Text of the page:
EBLF Health+Benefits

Financial Wellness in Five Steps

Employees have never needed the financial support of employers more. Here’s how to help your clients.
By Chad Schneider Posted on May 31, 2022

There’s a lot of research to support that financial wellness programs effectively reduce the stress workers are feeling from their finances. Not only that, but financially-focused benefits have been shown to benefit companies as well. 

In fact, a study of a Fortune 100 company found that the introduction of a financial wellness program led to lower healthcare costs—specifically, a cost savings of $271.50 per employee. Improving employees’ financial wellness has also been found to decrease employee absenteeism, saving employers millions of dollars in unplanned absences. 

But just like with any other benefit, the approach is what makes the difference between an impactful program and one that flops. If you’re in the midst of helping your clients strategically plan their financial wellness offerings at their organizations, here are a few best practices to consider.


Assess the employees’ needs
The financial needs of employees are varied and complex. Offering a budgeting app that goes largely unused throughout the year misses the mark. Instead, collect quantitative feedback through a survey. Host focus groups and ask probing questions. Have one-on-one conversations with employees to understand what they’re struggling with. Your client can use these data points to invest in offerings that people will actually use.


Identify the company’s goals
But, of course, it’s not only about the needs of the employees. Your client has to think about what serves the company as well. Help them identify specific, measurable, and reasonable objectives that map to broader organizational objectives. This will make it easier for your client to track the right metrics and prove the ROI of their investment—whether that’s to improve employee retention rates or reduce the amount of financial stress the workforce is feeling. 


Choose the right offerings
Based on your client’s employee survey and goals, think about which offerings make the most sense for their program. For instance, if employees are craving personalized guidance to help them file taxes, understand stock options, buy a home, or save up for retirement, they may want one-on-one access to financial professionals.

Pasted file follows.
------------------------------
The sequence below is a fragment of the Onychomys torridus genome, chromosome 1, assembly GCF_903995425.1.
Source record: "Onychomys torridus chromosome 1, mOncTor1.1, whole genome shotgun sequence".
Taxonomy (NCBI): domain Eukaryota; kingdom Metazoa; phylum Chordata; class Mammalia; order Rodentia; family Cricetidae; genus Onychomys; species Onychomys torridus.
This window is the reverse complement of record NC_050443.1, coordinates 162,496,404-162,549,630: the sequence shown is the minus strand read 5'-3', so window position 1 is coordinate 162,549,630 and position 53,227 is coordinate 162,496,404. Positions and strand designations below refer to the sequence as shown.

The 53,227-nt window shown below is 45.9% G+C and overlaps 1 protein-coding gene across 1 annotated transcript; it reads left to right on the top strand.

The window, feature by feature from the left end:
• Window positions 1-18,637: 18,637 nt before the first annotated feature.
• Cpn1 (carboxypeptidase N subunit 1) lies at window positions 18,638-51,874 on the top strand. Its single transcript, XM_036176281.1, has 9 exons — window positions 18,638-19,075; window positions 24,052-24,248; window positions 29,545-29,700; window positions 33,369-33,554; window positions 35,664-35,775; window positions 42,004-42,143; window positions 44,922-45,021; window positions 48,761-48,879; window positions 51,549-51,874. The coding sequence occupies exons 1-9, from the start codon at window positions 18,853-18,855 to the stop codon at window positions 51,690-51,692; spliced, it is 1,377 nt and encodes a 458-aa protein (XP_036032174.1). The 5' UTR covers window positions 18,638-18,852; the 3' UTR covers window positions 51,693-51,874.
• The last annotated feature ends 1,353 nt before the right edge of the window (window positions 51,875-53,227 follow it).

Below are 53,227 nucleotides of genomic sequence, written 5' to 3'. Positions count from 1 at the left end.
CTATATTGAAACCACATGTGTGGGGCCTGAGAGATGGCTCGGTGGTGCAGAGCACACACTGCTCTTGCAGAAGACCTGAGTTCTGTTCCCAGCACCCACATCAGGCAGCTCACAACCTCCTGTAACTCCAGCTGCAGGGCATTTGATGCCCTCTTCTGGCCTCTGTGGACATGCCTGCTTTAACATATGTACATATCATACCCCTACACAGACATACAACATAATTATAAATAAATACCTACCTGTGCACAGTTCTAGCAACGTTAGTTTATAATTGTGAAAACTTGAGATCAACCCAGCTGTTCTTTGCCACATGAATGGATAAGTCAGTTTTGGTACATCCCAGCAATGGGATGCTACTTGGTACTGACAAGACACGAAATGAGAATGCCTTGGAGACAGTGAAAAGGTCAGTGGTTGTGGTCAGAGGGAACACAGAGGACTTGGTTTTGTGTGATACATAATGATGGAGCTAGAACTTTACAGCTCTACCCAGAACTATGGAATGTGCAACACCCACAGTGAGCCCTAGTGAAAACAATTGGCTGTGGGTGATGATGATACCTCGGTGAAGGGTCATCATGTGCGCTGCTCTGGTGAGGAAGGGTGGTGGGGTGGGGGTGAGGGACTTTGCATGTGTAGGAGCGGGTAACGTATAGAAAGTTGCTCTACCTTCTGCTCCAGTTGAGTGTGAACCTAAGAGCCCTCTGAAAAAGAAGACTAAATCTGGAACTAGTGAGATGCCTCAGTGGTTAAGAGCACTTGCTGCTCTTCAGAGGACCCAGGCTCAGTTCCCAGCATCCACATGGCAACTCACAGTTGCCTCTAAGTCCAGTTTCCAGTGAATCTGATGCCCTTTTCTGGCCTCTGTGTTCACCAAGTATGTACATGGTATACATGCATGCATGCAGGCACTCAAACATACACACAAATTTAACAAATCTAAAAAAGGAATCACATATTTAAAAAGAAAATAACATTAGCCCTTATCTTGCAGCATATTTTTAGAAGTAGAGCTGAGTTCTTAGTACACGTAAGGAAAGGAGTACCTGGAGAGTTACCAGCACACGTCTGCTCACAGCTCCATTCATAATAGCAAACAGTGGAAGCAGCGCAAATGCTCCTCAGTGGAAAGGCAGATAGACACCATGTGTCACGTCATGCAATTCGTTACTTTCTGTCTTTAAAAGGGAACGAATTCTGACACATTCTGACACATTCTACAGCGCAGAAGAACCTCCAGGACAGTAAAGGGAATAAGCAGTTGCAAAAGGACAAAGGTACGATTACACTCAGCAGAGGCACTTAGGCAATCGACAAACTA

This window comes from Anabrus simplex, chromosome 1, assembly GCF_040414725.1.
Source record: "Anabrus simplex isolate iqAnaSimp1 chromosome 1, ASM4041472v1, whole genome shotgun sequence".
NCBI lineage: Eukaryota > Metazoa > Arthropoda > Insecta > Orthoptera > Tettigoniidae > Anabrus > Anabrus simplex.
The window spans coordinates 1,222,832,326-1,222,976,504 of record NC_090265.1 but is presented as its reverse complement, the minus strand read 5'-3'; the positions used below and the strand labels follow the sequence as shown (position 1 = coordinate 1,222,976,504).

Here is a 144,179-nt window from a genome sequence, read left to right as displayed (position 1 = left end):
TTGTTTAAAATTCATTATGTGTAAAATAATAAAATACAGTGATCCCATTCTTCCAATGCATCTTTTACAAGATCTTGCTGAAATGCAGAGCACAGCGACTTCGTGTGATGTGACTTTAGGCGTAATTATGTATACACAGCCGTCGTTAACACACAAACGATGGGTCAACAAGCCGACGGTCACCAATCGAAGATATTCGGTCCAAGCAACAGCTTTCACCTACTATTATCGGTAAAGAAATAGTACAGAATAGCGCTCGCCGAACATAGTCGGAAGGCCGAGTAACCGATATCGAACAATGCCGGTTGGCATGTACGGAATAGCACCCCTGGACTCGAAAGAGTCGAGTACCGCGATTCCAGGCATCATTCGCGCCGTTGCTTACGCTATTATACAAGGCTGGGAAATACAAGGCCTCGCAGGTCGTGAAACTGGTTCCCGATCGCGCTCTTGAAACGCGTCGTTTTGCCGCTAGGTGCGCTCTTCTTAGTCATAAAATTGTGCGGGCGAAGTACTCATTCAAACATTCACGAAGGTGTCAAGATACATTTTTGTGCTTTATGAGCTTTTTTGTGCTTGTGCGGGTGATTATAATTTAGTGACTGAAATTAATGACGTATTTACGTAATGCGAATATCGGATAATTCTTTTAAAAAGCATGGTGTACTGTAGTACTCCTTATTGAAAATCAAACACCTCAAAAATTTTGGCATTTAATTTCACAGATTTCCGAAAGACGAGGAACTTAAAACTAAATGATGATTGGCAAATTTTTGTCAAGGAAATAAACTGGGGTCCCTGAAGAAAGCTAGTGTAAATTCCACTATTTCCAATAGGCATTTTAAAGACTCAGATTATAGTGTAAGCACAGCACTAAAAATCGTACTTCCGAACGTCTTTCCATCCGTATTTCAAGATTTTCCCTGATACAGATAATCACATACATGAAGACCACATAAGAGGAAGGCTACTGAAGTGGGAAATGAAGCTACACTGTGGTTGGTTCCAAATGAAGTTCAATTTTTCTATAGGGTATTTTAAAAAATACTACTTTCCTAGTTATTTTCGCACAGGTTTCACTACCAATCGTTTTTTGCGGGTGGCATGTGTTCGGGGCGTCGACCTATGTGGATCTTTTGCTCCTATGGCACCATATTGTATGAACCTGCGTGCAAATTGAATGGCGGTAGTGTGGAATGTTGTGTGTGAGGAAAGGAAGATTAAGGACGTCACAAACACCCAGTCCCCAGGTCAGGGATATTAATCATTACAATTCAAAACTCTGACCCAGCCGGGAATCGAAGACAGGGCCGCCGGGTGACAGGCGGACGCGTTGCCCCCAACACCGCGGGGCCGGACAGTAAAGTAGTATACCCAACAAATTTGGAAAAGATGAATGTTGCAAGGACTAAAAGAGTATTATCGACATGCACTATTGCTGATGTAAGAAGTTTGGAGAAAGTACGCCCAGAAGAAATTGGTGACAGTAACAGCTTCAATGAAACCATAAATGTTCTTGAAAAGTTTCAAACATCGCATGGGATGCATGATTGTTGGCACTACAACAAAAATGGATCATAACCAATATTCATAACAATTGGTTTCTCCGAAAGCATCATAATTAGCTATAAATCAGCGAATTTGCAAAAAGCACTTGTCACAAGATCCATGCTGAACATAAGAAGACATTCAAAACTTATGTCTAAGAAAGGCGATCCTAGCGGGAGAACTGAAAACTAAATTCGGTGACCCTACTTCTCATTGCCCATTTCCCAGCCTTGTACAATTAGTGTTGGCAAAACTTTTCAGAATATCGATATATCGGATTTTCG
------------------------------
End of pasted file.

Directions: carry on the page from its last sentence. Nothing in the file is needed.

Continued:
Craft a year-long communication plan
A common pitfall employers make is crafting a fantastic program, planning a thorough launch campaign, and then…crickets. Employees tend not to use benefits that aren’t top of mind for them. Creating a year-long communication plan, including webinars, multiple communication channels and other touch points, will go a long way in helping employees understand and utilize financial wellness offerings.


Get managers on board
Managers will ultimately set the tone around financial wellness at your client’s organization. They’re the ones who employees turn to with questions, which means they can play a huge role in how well-utilized their benefits are. 
Encourage your clients to invest in educating their managers about the financial wellness resources offered at the company. Provide training opportunities so they understand how to talk about finances with direct reports, and give them resources that outline exactly which benefits are available to employees. The more knowledgeable managers are about your financial wellness offering, the more likely workers are to sign up. 

Financial wellness has been big so far in 2022—and it will remain this way. It’s clear that employees have never needed the financial support of employers more, and companies are keen to keep their top talent from leaving for a better opportunity. Get the best results for your clients by keeping these best practices in mind as you help them design, craft, and launch their programs throughout the year. 

Chad Schneider is head of broker partnerships at Origin. 

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